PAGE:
Bears are hibernating, wolves prefer this time of year to frolic in deep snow, and the Pacific Ocean is a 10-day drive back to the other coast.

What to do, then, when your favorite photo ops dry up?

Why, learn a new skill.  And toward that end I’m going to try to teach myself a new genre: street photography.

What, pray tell, is street photography?

“Street photography is photography that features the human condition within public places and does not necessitate the presence of a street or even the urban environment. The subject of the photograph might be absent of people and can be an object or environment where the image projects a decidedly human character in facsimile or aesthetic.”

Here is my inaugural street image – actually taken some time ago but with ‘poetic license’ I am going to count it as my first foray into the genre.

jesus saves

More hopefully to follow. I will try to post these kind of images on a regular basis but don’t expect miracles.

I’m a slow learner, for one thing, and (2) at my age I haven’t enough time left to approach the status of a Winogrand, Friedlander or Meyerowitz, much less the rarefied realm of those great pioneers of photography – Eugène Atget, Brassai, André Kertéz, Jacques Henri Lartigue, Henri Cartier-Bresson, Walker Evans or Robert Frank.

🙂 🙂 🙂

6 thoughts on “New Beginnings

  1. Love it!! That’s what I consider my Babylon Village photos. Street photography (well about half of it) but all done in Babylon Village, Long Island.
    Your entree, however, is more in line with what I think most people would consider “Street Photography”. A perfect example and I hope you do more of it.

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    • I love your Babylon Village photos. There’s so much to learn about DOF and ISO and pre-focusing, and the like – all of which you do superbly. I also like the way you often put the color version side-by-side with the b.w.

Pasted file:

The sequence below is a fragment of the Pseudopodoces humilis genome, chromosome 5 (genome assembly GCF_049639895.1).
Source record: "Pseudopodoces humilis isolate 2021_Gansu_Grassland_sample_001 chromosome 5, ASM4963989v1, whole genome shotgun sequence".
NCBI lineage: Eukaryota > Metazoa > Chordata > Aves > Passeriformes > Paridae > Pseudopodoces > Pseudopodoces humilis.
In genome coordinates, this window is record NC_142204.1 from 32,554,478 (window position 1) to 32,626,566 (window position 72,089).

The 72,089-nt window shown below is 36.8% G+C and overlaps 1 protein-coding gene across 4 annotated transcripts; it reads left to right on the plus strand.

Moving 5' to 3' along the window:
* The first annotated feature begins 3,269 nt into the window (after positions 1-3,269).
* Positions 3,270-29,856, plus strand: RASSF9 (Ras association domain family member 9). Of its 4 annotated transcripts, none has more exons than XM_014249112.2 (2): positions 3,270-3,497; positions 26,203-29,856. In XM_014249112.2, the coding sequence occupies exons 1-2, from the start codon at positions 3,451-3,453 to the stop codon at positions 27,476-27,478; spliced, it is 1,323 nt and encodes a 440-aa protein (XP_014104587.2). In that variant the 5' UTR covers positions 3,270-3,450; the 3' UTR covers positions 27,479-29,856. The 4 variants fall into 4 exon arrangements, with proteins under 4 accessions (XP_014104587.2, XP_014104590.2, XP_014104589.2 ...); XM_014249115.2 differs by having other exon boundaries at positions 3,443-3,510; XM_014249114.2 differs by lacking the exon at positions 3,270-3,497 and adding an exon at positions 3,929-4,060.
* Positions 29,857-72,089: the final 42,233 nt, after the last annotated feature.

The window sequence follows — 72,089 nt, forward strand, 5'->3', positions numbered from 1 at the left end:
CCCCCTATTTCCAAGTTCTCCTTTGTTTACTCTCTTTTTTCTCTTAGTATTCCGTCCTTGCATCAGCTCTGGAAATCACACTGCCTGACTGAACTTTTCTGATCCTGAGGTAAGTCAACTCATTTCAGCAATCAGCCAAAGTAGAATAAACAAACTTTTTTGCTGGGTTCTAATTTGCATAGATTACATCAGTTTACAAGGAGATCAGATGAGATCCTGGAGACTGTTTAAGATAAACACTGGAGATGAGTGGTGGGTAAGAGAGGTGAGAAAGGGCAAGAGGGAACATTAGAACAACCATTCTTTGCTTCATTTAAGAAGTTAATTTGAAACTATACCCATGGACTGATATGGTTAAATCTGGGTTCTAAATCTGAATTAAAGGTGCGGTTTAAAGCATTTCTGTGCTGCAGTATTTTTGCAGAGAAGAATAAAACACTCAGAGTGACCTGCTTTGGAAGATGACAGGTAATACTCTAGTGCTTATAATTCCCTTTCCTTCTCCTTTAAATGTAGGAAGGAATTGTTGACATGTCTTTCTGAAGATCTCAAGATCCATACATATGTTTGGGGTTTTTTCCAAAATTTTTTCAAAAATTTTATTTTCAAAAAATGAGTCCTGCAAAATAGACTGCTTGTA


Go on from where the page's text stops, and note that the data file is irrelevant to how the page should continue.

Thanks…

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  2. Splendid idea for you, a watcher of all things, a man with endless curiosity and poetic at every turn.
    I like this one a lot. I’m imagining things in their relationship with each other, the moment of the day, the gospel on the signs and in their hearts, and that however improbable and unready they surely are headed into some elaborate life’s journey.

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    • They were indeed an interesting couple to watch. It was early on a Sunday morning and cold enough for a jacket. Why he was barefoot and shirtless I don’t know. And what was in the wheelbarrow I would love to know. They didn’t take a brochure so I had the feeling they left Jesus behind. 🙂

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  3. Love the “new direction” even if it’s an old direction you’re gonna dust off and clean up. B&W is courageous photography requiring the shooter to capture the soul of the viewfinder. Can’t wait to see you unfurl totally different feelings, emotions and art as seen by your eyes & heart. Rock on, Oops!

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    • Notwithstanding the technical aspects, the real problem shooting streets for me is Tzuri. We are never apart. Which means that I am always holding her on a leash with one hand, focusing and triggering the shutter of the camera with the other. She’s 18 months now but still a puppy at heart, full of playfulness and curiosity. ‘Tis a challenge indeed juggling both her and a camera but her obedience and desire to please is so awesome that I can now tell her to “setz” 10 feet from a plump delicious-looking squirrel, and she does. Wasn’t always that way, but she & I have come a long way.

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